And all of that makes everything that transpired later even harder to stomach. Carter-Williams was traded to the Bucks in a three-team trade in 2015. His strong play continued in Milwaukee, but he struggled after suffering an ankle injury and was shut down after tearing his labrum. And it got worse from there.

Carter-Williams seems to have re-established himself in the NBA with the Orlando Magic, but he’ll never be the triple-double machine he once was. Add in the fact that Giannis Antetokounmpo was taken just four picks later and that leads to the eventual…that Carter-Williams is a “miss.” But that doesn’t mean he won’t stick in the league for at least the next few seasons – this writer feels that he will.

Malik Monk – Charlotte Hornets – 2017

Monk entered the NBA with a lot of momentum – mostly because he was attached to the New York Knicks, who picked eighth overall in 2017. However, Monk was selected 11th by the Hornets, and he’s struggled to live up to even that hype.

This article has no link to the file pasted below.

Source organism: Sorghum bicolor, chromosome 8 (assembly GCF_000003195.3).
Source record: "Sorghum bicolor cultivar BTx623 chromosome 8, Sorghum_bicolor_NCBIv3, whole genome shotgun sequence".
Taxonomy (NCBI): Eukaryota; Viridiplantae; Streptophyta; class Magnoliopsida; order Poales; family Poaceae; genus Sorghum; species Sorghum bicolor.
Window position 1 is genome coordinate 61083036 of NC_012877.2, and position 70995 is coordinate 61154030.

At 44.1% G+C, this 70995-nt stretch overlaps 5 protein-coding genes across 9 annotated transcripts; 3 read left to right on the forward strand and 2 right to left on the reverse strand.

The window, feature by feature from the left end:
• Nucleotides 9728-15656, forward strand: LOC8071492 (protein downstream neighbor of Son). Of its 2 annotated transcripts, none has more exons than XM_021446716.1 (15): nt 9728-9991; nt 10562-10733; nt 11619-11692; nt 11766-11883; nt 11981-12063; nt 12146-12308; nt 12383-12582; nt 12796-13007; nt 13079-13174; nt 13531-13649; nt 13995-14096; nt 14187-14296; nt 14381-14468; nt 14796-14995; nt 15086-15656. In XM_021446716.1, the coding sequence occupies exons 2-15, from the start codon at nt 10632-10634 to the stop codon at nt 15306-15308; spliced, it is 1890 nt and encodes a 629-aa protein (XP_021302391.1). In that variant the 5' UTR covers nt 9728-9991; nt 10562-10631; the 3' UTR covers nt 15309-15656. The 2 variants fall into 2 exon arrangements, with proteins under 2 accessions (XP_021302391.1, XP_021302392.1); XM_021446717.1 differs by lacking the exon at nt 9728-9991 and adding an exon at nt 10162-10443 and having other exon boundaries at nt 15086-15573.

Monk shot an abysmal 28.4% on three-point attempts this season, which is even worse considering he was thought to be someone who could get hot from deep. He also possesses a below-average effective field goal percentage (47.8% in 2019-20) and his assist-to-turnover ratio is underwhelming.

Still, Monk had some impressive moments this year and his confidence remains. He might not be efficient, but he’s young and athletic. Monk will continue to get opportunities to prove himself, but he still has a lot to work on. A change of scenery might help, but Monk has lot to prove if he’s going to go down as anything but a “miss.”

Middle of the Road

Shai Gilgeous-Alexander – Los Angeles Clippers – 2018